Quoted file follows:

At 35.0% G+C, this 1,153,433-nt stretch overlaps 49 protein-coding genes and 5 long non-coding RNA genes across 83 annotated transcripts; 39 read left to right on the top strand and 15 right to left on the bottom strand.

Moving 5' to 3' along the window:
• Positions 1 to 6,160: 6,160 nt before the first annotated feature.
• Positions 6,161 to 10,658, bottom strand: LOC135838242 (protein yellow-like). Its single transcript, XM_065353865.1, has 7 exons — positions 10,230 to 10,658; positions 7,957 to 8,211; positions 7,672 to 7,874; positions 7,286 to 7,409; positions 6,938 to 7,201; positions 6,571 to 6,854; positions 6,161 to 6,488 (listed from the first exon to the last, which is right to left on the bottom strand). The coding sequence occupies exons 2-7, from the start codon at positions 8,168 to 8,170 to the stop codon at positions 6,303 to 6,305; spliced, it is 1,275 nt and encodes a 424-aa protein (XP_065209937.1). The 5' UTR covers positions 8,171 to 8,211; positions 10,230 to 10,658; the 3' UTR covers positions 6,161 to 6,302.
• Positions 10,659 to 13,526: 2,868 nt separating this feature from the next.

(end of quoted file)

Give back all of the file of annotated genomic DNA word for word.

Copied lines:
At 35.0% G+C, this 1,153,433-nt stretch overlaps 49 protein-coding genes and 5 long non-coding RNA genes across 83 annotated transcripts; 39 read left to right on the top strand and 15 right to left on the bottom strand.

Moving 5' to 3' along the window:
• Positions 1 to 6,160: 6,160 nt before the first annotated feature.
• Positions 6,161 to 10,658, bottom strand: LOC135838242 (protein yellow-like). Its single transcript, XM_065353865.1, has 7 exons — positions 10,230 to 10,658; positions 7,957 to 8,211; positions 7,672 to 7,874; positions 7,286 to 7,409; positions 6,938 to 7,201; positions 6,571 to 6,854; positions 6,161 to 6,488 (listed from the first exon to the last, which is right to left on the bottom strand). The coding sequence occupies exons 2-7, from the start codon at positions 8,168 to 8,170 to the stop codon at positions 6,303 to 6,305; spliced, it is 1,275 nt and encodes a 424-aa protein (XP_065209937.1). The 5' UTR covers positions 8,171 to 8,211; positions 10,230 to 10,658; the 3' UTR covers positions 6,161 to 6,302.
• Positions 10,659 to 13,526: 2,868 nt separating this feature from the next.